With this in mind, I discuss aspects of the manifestation of unconscious physical affects and feelings of the body-proper that primarily articulate the possibility for the elaboration of the symbolic-centred aspect of psychic reality. My intention is to accentuate the inseparability of the mindbody dilemma; that is, debating how the affective- and perceptual-somatic adaptation to reality and the development of cognition are interdependent, and how in the experiences undergone by individuals according to the con-textualisation achieved in relation to their emotions and their cognition thereof, either mental health or mental pathologies, result. In addition, I encompass in these discussions the ways in which caregivers, as the primary agents who act and dialogue with the infant with the objective of helping it to ‘digest’ the intensity and impact of its emotional waves, are influenced by cultural, inter-generational, religious, and financial variables in their construction of the caregiving environment and observe how the infant’s temperament is an active and defining aspect in the formation of the attachment bond, impacting the quality and appropriateness of the parenting skills.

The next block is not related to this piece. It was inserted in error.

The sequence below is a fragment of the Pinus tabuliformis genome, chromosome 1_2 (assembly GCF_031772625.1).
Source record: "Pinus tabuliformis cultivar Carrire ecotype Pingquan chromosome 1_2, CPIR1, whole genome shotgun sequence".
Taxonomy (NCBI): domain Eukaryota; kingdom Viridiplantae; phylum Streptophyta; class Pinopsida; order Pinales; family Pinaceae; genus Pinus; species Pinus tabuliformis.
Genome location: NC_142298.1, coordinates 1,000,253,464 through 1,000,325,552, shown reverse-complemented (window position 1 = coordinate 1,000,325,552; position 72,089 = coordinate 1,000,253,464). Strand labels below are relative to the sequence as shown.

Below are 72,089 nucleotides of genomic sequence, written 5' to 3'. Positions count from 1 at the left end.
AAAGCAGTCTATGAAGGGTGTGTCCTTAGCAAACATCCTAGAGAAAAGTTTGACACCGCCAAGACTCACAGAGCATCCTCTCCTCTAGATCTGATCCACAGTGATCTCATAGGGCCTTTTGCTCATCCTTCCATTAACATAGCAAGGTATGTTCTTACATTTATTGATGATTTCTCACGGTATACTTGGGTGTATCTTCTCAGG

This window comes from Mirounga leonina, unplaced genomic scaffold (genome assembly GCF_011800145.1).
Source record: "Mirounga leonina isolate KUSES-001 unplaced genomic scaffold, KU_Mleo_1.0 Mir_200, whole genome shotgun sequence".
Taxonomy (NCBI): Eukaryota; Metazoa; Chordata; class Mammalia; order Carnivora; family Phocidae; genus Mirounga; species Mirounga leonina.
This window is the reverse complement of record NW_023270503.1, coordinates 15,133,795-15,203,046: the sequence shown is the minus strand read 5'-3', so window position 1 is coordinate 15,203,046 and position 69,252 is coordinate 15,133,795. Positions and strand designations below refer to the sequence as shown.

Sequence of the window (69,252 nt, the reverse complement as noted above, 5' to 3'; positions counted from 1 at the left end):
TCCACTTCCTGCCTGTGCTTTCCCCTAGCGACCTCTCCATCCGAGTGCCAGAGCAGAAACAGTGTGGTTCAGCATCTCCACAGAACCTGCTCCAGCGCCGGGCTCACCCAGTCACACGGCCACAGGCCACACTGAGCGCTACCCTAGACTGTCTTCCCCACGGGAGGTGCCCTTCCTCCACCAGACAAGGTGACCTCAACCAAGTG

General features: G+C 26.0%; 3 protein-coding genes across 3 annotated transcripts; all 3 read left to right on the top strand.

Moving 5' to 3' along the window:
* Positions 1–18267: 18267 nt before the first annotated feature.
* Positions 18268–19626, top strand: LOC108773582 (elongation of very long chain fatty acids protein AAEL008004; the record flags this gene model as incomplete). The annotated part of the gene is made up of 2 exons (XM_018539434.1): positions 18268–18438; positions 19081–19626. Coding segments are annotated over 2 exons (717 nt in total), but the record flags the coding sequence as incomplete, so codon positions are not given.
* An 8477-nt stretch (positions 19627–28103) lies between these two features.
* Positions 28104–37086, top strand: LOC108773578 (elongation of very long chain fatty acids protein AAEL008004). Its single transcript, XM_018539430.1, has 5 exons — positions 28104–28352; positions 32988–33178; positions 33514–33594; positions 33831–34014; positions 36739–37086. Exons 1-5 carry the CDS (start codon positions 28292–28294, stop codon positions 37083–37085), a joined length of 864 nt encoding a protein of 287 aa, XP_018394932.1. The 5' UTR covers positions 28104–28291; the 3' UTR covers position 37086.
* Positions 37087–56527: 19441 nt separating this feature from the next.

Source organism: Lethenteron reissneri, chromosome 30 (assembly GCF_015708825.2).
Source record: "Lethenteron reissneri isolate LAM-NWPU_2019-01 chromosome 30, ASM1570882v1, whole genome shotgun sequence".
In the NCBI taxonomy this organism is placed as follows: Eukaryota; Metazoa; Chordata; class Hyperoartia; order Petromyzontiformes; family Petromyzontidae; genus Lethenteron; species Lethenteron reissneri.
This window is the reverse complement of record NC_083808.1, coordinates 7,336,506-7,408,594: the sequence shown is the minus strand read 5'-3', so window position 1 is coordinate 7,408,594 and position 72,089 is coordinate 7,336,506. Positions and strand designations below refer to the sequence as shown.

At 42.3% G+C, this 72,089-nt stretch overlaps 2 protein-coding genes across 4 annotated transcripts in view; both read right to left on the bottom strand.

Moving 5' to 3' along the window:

Thus, the main objective of this book is to introduce the concept of primordial mental activity (henceforth PMA), coined by Michael Robbins2 (2011) as the mental capacity that, in my understanding and probably not his, biologically participates in the priming, storage, and activation of archetypes-as-such (as they are developmentally discussed by Dr Jean Knox - 2003, 2004 -, hence, image-schemas), and affords them their fundamental affective tone, thus rendering them more than merely psychic images, since they become clothed with an emotionality that, in their manifestation, impacts the individual as if transcending her ego. Here, PMA is presented as the neural circuitry (a neuronal network formed by anatomical and functional connections among distinct circuits) that, being responsible for the non-rational and affectively-charged sensory-perceptual and motor adaptation of individuals to life, scaffolds and codes, through the bodily states it physiologically processes, neural maps that re-describe into mental representations (archetypes-as-such/image-schemas), the emotional information that is absorbed from and expressed in interpersonal interactions, giving meaning to these experiences through the enactment or symbolic exchange that occurs within them.